The third chapter estimates the economic incidence of the excise tax on tobacco. Using historical price and tax data from 1954-2005, I estimate what portion of the tax is shifted to consumers. I experiment with controls for border crossing and indoor smoking bans. I find that a 10-cent tax increase causes price to increase by 8 cents immediately and by 13 cents in the long run.Many states justify these taxes as a correction for an externality caused by the detrimental effects of second-hand smoke, and to compensate the states for the high cost of state- funded health care for smokers. Some simply acknowledge thatanbsp;...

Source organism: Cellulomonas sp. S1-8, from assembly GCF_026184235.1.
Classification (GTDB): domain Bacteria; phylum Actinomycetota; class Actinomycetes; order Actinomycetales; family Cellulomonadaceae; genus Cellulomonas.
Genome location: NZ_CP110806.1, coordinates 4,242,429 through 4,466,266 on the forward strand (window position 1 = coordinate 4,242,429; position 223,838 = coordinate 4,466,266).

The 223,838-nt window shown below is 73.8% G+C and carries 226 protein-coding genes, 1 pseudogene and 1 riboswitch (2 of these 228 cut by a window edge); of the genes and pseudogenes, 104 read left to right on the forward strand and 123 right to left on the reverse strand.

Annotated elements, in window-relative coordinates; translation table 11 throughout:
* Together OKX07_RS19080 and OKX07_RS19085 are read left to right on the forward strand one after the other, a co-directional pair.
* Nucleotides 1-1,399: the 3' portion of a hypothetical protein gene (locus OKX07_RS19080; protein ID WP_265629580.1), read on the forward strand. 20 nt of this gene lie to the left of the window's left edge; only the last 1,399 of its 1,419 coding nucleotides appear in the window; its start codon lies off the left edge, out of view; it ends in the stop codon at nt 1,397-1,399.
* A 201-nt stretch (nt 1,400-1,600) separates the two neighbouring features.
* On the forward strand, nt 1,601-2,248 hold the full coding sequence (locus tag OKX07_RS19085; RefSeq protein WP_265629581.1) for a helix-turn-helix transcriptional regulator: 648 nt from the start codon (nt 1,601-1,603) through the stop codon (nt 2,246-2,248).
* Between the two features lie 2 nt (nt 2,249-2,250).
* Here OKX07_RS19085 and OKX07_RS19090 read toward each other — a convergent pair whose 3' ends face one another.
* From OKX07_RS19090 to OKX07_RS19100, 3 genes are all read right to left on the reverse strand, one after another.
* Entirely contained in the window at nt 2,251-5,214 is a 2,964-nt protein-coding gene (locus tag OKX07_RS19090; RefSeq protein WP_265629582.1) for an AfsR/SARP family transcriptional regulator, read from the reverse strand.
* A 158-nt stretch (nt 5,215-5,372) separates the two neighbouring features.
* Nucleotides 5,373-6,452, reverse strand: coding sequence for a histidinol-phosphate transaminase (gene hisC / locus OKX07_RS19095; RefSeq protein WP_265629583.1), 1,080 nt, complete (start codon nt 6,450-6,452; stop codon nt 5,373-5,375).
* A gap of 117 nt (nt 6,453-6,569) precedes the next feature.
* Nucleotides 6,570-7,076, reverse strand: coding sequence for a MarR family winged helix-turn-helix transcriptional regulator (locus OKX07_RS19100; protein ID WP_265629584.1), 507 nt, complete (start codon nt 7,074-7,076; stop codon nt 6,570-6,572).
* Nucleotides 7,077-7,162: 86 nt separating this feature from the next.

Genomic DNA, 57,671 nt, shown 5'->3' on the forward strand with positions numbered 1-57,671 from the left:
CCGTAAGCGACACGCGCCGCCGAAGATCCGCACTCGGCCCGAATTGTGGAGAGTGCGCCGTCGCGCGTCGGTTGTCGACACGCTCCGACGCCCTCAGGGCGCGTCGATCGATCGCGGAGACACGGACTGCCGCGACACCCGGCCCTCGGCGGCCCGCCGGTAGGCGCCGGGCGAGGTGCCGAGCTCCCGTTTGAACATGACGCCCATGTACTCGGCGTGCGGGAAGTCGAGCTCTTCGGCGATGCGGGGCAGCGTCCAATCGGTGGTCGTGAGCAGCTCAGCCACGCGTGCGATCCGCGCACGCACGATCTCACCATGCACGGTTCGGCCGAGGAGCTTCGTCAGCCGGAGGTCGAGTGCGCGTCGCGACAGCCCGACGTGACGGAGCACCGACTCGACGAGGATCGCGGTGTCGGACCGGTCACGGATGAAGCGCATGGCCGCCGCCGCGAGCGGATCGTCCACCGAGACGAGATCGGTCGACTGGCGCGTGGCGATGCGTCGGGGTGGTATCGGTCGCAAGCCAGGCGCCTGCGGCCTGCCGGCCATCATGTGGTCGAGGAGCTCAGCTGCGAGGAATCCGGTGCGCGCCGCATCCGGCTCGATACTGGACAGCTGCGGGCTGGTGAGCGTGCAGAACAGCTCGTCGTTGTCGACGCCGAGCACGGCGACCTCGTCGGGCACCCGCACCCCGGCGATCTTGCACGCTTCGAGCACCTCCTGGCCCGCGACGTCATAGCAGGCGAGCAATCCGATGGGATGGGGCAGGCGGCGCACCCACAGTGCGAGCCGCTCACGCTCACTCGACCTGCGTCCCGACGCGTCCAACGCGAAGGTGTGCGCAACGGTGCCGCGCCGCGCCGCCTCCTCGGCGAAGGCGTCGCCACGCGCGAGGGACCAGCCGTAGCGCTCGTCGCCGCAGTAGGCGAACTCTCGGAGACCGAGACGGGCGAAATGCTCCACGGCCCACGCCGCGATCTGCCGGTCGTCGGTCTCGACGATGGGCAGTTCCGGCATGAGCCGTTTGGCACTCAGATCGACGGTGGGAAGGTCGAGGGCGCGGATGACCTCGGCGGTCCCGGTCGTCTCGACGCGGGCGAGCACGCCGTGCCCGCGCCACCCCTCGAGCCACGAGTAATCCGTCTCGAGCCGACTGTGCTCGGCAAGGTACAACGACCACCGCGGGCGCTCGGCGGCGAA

|Title||:||Essays on Taxation|
|Author||:||Lori Elizabeth Stuntz|
|Publisher||:||ProQuest - 2007|